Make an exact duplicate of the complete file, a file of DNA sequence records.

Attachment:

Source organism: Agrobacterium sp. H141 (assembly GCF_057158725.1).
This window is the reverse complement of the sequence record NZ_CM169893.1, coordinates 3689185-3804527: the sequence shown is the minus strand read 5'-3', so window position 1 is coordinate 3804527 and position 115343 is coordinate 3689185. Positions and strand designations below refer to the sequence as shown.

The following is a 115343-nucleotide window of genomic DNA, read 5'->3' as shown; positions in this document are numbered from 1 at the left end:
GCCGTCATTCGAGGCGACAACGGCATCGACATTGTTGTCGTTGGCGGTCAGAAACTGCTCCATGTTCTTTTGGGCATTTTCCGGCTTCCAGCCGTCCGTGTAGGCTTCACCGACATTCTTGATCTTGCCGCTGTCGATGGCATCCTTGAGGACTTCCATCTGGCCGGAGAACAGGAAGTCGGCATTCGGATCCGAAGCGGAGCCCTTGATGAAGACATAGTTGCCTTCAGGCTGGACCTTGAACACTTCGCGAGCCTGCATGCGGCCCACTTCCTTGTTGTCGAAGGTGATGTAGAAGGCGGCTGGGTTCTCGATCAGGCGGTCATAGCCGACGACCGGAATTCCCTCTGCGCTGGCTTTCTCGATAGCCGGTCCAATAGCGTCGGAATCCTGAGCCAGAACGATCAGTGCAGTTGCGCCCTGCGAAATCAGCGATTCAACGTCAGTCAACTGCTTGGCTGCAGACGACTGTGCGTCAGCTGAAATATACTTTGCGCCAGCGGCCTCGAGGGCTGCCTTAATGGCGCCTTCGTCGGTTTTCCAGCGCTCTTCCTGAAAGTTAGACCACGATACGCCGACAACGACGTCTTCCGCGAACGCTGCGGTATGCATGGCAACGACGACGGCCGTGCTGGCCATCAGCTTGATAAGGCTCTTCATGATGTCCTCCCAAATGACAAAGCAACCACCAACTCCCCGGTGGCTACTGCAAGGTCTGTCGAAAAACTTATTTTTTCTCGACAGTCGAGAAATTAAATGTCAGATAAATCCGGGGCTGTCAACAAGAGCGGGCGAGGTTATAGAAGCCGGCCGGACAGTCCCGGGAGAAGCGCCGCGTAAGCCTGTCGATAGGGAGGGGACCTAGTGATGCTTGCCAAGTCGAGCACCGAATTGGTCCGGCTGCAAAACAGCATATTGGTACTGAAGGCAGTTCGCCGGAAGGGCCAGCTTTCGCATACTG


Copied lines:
Source organism: Agrobacterium sp. H141 (assembly GCF_057158725.1).
This window is the reverse complement of the sequence record NZ_CM169893.1, coordinates 3689185-3804527: the sequence shown is the minus strand read 5'-3', so window position 1 is coordinate 3804527 and position 115343 is coordinate 3689185. Positions and strand designations below refer to the sequence as shown.

The following is a 115343-nucleotide window of genomic DNA, read 5'->3' as shown; positions in this document are numbered from 1 at the left end:
GCCGTCATTCGAGGCGACAACGGCATCGACATTGTTGTCGTTGGCGGTCAGAAACTGCTCCATGTTCTTTTGGGCATTTTCCGGCTTCCAGCCGTCCGTGTAGGCTTCACCGACATTCTTGATCTTGCCGCTGTCGATGGCATCCTTGAGGACTTCCATCTGGCCGGAGAACAGGAAGTCGGCATTCGGATCCGAAGCGGAGCCCTTGATGAAGACATAGTTGCCTTCAGGCTGGACCTTGAACACTTCGCGAGCCTGCATGCGGCCCACTTCCTTGTTGTCGAAGGTGATGTAGAAGGCGGCTGGGTTCTCGATCAGGCGGTCATAGCCGACGACCGGAATTCCCTCTGCGCTGGCTTTCTCGATAGCCGGTCCAATAGCGTCGGAATCCTGAGCCAGAACGATCAGTGCAGTTGCGCCCTGCGAAATCAGCGATTCAACGTCAGTCAACTGCTTGGCTGCAGACGACTGTGCGTCAGCTGAAATATACTTTGCGCCAGCGGCCTCGAGGGCTGCCTTAATGGCGCCTTCGTCGGTTTTCCAGCGCTCTTCCTGAAAGTTAGACCACGATACGCCGACAACGACGTCTTCCGCGAACGCTGCGGTATGCATGGCAACGACGACGGCCGTGCTGGCCATCAGCTTGATAAGGCTCTTCATGATGTCCTCCCAAATGACAAAGCAACCACCAACTCCCCGGTGGCTACTGCAAGGTCTGTCGAAAAACTTATTTTTTCTCGACAGTCGAGAAATTAAATGTCAGATAAATCCGGGGCTGTCAACAAGAGCGGGCGAGGTTATAGAAGCCGGCCGGACAGTCCCGGGAGAAGCGCCGCGTAAGCCTGTCGATAGGGAGGGGACCTAGTGATGCTTGCCAAGTCGAGCACCGAATTGGTCCGGCTGCAAAACAGCATATTGGTACTGAAGGCAGTTCGCCGGAAGGGCCAGCTTTCGCATACTG